Manipulation of the "stunted" Gene Increased Flies' Lifespans by 51%, Next Step Is to Determine How the Gene Works in Humans

May 21, 2004
New York, NY - 

By simply switching off one copy of a gene, Weill Cornell Medical College researchers have enabled fruit flies to live 51% longer the equivalent in human terms of extending average lifespan to the ripe old age of 113.

The gene, called stunted, is one of only a few such longevity genes to be discovered in the Drosophila fly, a favorite model for studies into aging and longevity. What's more, stunted works by encoding a molecule that connects to a receptor lying on the surface of cells a receptor that's long been a favorite target for pharmaceutical research.

That's why we're so excited, because this receptor, called the G-protein coupled receptor (GPCR), is such a fantastic target for drug development, explained lead researcher Dr. Xin-Yun Huang, Professor of Physiology and Biophysics at Weill Cornell Medical College, in New York City.

Even though this research remains in its infancy, it holds the promise of drugs that could someday make everyone live longer, Dr. Huang said.

His team's findings appear in the May 9th advance online publication of Nature Cell Biology.

Since the beginnings of recorded history, humans have sought an elixir, potion, or Holy Grail granting them immortality. But now, with the explosion of research into the human genome, scientists may be finally closing in on the secrets of aging.

Those secrets lie deep within each of our cells and the cells of all living things on Earth. Because of its relatively short lifespan (about two months), the Drosophila fruit fly has long been a preferred subject for research into longevity.

In 1998, scientists identified a gene that directs the function of a specific G-protein coupled receptor lying on the surface of fly cells. They discovered that if they disabled one copy of that gene aptly dubbed methuselah flies lived an average 35% longer than flies bearing the usual two copies of the gene.

Still, other pieces of the longevity puzzle remained. As Dr. Huang explains, receptors like GPCR exist to receive chemical signals borne by molecules deep within the cell called ligands.

It's like a lock and key the ligand is passing the signal, and the receptor is receiving the signal, he explained.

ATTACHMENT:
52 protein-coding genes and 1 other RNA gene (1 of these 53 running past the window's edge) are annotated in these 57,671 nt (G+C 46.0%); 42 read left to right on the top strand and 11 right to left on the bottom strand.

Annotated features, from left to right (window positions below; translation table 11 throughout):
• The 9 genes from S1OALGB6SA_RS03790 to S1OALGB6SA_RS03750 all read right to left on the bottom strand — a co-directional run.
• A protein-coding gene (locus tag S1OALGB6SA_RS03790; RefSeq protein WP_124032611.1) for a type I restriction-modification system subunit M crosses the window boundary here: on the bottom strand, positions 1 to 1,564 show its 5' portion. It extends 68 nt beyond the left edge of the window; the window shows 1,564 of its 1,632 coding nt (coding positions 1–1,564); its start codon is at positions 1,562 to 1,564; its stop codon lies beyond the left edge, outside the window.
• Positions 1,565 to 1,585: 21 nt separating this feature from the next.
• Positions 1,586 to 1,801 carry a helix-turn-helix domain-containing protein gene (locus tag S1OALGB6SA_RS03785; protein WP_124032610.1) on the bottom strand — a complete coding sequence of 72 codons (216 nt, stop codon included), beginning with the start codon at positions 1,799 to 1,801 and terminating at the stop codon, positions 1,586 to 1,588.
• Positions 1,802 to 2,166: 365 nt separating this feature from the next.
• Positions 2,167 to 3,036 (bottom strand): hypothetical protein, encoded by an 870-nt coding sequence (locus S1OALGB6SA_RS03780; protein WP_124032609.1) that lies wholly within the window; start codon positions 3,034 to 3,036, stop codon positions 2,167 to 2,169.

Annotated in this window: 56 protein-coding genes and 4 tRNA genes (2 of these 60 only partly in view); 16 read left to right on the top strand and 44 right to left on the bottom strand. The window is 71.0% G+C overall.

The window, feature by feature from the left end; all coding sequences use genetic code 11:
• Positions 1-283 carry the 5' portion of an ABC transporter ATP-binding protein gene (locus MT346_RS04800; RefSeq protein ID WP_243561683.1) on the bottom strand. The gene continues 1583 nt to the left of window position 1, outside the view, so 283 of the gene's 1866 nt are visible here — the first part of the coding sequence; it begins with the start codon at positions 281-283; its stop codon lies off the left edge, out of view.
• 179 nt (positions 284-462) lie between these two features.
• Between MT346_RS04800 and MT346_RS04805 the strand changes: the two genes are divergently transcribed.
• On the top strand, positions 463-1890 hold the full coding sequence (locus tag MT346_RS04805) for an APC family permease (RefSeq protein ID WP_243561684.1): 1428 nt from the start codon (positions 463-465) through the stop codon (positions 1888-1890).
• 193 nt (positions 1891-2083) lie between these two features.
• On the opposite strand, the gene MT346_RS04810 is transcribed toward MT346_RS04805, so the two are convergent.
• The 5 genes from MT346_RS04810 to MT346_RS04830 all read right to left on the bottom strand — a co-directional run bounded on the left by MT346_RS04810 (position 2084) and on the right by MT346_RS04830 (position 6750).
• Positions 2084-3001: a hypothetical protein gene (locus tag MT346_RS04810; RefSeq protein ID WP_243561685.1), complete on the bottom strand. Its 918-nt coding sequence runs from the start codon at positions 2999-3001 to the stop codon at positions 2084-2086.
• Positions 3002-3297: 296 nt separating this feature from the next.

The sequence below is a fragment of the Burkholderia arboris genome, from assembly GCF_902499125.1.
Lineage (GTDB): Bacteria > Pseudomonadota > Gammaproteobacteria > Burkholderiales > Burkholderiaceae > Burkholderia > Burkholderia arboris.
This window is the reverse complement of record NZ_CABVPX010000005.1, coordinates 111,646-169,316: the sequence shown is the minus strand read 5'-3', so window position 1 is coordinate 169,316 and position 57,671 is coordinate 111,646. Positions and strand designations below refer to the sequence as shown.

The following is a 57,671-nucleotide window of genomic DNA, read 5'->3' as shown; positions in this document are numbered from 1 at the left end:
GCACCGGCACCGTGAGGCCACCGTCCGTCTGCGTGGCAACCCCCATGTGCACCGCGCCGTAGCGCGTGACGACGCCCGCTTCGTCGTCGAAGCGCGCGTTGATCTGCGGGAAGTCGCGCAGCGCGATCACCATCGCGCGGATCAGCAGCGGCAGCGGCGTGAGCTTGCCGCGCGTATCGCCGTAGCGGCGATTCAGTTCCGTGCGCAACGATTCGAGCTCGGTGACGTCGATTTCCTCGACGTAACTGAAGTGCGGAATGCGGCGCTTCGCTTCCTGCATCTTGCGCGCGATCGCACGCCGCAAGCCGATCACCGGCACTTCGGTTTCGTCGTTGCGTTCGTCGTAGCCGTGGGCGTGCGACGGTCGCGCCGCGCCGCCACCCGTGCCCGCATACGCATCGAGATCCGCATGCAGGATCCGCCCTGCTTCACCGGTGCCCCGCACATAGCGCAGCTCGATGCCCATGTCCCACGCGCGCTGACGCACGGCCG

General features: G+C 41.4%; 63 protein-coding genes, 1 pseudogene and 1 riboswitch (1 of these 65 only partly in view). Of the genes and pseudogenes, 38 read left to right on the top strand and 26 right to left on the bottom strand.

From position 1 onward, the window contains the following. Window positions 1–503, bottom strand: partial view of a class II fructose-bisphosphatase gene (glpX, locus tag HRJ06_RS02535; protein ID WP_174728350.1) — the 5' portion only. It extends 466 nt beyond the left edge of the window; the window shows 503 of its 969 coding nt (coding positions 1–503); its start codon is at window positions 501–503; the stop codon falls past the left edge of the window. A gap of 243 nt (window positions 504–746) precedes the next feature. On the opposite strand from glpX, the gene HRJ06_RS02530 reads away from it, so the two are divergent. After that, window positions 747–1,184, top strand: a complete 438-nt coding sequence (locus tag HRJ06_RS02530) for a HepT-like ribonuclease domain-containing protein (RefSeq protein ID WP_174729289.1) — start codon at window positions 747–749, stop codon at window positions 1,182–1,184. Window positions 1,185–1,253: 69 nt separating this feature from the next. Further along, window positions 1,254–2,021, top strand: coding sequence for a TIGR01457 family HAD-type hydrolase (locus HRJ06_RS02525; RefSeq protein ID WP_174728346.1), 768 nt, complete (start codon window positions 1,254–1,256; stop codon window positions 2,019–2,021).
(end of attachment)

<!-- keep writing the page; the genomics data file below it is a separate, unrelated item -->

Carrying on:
Dr. Huang theorized that if the methuselah gene encoding for a receptor played a role in aging, maybe genes controlling ligands aimed at that receptor might influence aging, too.

To find out, his team analyzed masses of fly cells, looking for chemical clues that would identify ligands that lock into methuselah-controlled GPCRs.

In this case we found two, Dr. Huang said. And the good news is that, although it's two ligands, they are actually produced by the same gene.

The Weill Cornell researchers named that gene stunted and designated its two newly-identified ligands as Sun A and Sun B.

Now came the final, crucial test would deleting, or knocking out, one copy of stunted extend lifespan, as it had with methuselah? To find out, Dr. Huang said, we created two mutant fly strains, called sunEM67 and sunY6, in which a copy of the stunted gene is deleted.

The result, he said, was beautiful.

It was just like we predicted. When we got rid of a copy of stunted,it did increase the lifespan, Dr. Huang said. With just one copy of the stunted gene,the sunEM67 strain of mutant flies lived 25% longer than normal flies, while flies from the sunY6 mutant strain fared even better, gaining an extra 51% in total lifespan.

The mechanisms by which deletions of either methuselah or stunted work to slow aging within the cell remain unclear, although experts like Dr. Huang suspect they may help cells fight off oxidative stress damage to cells caused by rogue molecules called free radicals. There's a correlation between resistance to stress and aging, Dr. Huang said, but we don't know the exact connection between them yet.

Whatever the underlying mechanism, the discovery of stunted provides researchers studying cellular aging with the vital missing half of the GPCR-ligand puzzle, at least as it pertains to flies.

Our next step, Dr. Huang says, is to try and see whether these systems work in humans, as well.

The Weill Cornell researcher remains cautiously optimistic. We already know that humans have these ligands, Dr. Huang pointed out, but we don't know whether humans have the receptors. So we are trying to identify them, using the Human Genome. We're basically looking at all the GPCRs, and finding out which one matches with our ligands.

Of course, the ultimate aim of all this research is therapies that might help our cells and, by extension, our bodies live longer, healthier lives. While an immortality pill may seem far-fetched, Dr. Huang is heartened by the fact that drug companies are already very familiar with G-protein coupled receptors.

Of all the drugs on the market, more than 60% work on GPCRs, either to block or activate these receptors, he said. They are already the most successful target in all drug development.

Collaborating on the research were Svetlana Cvejic, Zheng Zhu, and Sarah J. Felice, all of Weill Cornell's Department of Physiology and Biophysics, and Yemiliya Berman, of the Department of Pharmacology at New York University School of Medicine, in New York.

The study was funded by grants from the National Institutes of Health.